Apple has just released a new version of iOS, and it contains a number of important security fixes, notably one for a bug in iMessage. But there is at least one known vulnerability that isn’t patched in this version, and it’s in the hands of the FBI.
The details of the flaw aren’t known, and may not become public for some time. The bureau reportedly has used it to unlock and gain access to the iPhone 5C used by Syed Farook prior to the killings in San Bernardino last year. It was only after a short, nasty battle in federal court and the media with Apple that the FBI turned to this alternative. The agency’s initial choice was to have Apple build a special version of iOS that bypassed the security controls in the software, and then sign it so the FBI could install it on the phone.
The FBI didn’t develop the technique to get into the iPhone on its own. Rather, it was aided by an outside company that came forward and offered its assistance. The bureau has said that it plans to classify the technique, which means it may be quite a while before the details of the attack ever become known. That move has not done much to endear the FBI to the security community, which relies on vulnerability and attack details to defend networks and devices.
“The FBI is doing the exact opposite. It has been given whatever vulnerability it used to get into the San Bernardino phone in secret, and it is keeping it secret. All of our iPhones remain vulnerable to this exploit. This includes the iPhones used by elected officials and federal workers and the phones used by people who protect our nation’s critical infrastructure and carry out other law enforcement duties, including lots of FBI agents,” cryptographer Bruce Schneier wrote in an essay on the topic.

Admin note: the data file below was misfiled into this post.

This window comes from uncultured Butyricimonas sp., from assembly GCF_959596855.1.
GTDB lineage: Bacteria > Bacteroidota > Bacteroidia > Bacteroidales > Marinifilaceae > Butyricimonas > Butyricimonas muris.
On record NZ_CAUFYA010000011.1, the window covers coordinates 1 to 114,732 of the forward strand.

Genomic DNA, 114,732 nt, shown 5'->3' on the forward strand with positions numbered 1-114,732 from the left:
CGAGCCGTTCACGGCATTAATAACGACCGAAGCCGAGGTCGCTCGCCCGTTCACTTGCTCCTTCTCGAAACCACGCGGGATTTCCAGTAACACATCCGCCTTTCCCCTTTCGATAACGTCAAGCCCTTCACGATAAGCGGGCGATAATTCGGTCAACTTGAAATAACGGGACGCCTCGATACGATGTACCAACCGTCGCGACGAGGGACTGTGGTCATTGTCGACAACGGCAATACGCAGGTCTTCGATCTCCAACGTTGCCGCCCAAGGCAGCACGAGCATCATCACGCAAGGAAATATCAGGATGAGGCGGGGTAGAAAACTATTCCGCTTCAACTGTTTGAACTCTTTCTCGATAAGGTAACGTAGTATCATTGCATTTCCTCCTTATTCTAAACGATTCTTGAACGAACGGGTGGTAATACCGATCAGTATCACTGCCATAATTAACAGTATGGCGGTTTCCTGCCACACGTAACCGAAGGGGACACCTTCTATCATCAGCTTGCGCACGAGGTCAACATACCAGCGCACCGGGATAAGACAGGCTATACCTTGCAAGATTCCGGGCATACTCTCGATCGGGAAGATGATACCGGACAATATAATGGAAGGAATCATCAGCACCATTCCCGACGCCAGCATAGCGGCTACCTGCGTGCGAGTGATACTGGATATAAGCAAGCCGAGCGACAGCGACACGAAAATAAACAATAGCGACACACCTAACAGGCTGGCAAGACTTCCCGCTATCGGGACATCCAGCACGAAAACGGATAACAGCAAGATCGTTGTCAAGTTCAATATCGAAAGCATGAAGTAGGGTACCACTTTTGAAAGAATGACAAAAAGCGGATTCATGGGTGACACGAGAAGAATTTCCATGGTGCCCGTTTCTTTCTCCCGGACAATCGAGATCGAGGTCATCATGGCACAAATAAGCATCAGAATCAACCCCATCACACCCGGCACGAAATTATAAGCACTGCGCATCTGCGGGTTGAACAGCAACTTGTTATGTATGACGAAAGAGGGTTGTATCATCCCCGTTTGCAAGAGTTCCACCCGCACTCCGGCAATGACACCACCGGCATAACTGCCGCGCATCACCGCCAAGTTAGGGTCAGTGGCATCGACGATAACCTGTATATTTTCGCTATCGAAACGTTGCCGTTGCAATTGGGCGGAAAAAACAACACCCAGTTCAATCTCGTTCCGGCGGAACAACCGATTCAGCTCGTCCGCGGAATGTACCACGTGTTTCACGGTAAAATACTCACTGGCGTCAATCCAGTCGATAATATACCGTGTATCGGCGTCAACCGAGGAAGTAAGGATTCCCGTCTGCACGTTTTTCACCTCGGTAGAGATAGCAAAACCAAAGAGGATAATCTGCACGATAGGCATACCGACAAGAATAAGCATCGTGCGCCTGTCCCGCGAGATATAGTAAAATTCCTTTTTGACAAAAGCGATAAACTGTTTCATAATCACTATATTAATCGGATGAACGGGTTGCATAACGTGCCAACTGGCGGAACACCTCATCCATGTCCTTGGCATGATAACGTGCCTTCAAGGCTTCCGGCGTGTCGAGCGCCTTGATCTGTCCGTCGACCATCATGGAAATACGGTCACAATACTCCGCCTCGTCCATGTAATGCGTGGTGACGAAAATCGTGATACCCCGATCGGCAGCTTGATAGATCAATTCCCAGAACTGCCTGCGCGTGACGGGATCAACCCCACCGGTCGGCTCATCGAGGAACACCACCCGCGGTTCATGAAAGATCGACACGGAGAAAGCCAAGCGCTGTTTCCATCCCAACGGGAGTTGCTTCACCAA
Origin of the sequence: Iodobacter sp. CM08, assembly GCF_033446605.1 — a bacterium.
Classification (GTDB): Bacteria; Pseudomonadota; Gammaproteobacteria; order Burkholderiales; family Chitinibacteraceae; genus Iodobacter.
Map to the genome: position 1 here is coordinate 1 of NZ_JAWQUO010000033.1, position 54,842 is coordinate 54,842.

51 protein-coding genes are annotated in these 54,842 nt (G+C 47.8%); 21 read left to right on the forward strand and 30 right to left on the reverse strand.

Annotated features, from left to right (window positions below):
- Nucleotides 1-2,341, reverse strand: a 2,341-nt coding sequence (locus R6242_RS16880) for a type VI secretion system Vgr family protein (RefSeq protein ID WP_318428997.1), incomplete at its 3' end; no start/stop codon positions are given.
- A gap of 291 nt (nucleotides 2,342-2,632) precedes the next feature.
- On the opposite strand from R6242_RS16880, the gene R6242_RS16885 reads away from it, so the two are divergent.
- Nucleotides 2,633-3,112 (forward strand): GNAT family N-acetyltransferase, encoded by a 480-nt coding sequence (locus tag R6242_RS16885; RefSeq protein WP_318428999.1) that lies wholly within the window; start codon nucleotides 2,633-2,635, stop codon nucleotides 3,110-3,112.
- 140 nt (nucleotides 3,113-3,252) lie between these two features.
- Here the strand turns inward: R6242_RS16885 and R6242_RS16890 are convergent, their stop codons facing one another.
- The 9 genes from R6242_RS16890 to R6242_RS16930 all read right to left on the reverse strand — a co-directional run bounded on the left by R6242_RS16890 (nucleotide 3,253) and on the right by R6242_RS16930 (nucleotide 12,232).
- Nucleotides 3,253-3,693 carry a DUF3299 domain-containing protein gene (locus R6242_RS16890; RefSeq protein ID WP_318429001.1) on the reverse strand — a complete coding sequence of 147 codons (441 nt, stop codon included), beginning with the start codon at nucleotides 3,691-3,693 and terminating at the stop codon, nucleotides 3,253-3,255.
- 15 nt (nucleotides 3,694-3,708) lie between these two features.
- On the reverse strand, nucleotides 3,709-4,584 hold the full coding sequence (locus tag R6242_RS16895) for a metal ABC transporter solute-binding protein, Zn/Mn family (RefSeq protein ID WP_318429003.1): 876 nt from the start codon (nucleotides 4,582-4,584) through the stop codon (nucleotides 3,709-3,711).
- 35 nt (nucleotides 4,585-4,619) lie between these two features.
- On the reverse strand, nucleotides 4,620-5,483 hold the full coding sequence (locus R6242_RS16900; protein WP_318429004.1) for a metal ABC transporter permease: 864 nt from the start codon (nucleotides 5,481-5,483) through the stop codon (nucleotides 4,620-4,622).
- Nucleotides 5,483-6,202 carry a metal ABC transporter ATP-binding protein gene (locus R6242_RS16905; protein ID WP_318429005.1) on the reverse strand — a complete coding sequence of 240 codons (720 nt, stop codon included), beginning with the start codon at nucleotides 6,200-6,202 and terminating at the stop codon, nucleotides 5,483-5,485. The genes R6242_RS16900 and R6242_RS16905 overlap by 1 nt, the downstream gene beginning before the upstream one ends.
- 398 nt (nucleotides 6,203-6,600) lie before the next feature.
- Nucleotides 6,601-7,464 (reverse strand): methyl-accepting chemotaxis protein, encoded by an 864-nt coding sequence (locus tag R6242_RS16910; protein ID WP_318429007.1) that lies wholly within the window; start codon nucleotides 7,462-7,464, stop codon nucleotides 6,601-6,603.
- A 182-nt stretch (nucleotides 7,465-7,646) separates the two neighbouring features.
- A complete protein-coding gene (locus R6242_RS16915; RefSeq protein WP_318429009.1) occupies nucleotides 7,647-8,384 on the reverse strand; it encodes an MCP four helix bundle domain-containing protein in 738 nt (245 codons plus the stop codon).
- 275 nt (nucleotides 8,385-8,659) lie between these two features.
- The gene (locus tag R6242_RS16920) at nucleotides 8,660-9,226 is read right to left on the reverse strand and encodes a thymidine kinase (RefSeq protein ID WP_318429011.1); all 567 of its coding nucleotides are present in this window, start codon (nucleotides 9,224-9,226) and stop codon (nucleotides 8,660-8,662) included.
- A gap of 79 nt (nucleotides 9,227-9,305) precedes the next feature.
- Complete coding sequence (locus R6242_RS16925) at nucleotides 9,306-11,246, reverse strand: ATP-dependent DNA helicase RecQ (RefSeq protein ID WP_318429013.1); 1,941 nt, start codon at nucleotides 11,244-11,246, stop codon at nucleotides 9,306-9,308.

The animosity between the FBI and Apple over this case complicates the question of whether the FBI will eventually turn over the details of the technique to the vendor. Apple has established, if somewhat touchy, relationships with many security researchers, who regularly report vulnerabilities in OS X, iOS, and other products to Apple. But the FBI isn’t really in the business of making those disclosures to vendors.
However, the federal government has an established policy on how it handles vulnerabilities discovered by government agencies. That policy is designed to favor disclosure and protection over using bugs in offensive operations in most case.
“Whatever method the FBI used to get into the San Bernardino shooter’s iPhone is one such vulnerability. The FBI did the right thing by using an existing vulnerability rather than forcing Apple to create a new one, but it should be disclosed to Apple and patched immediately,” Schneier said.
Already, the FBI is reportedly testing the technique on other iPhones to see how well it works, despite arguing in its court documents that the case was centered on just the one phone used by Farook. If the technique is effective on other iPhone models, the bureau is unlikely to give it up voluntarily anytime soon.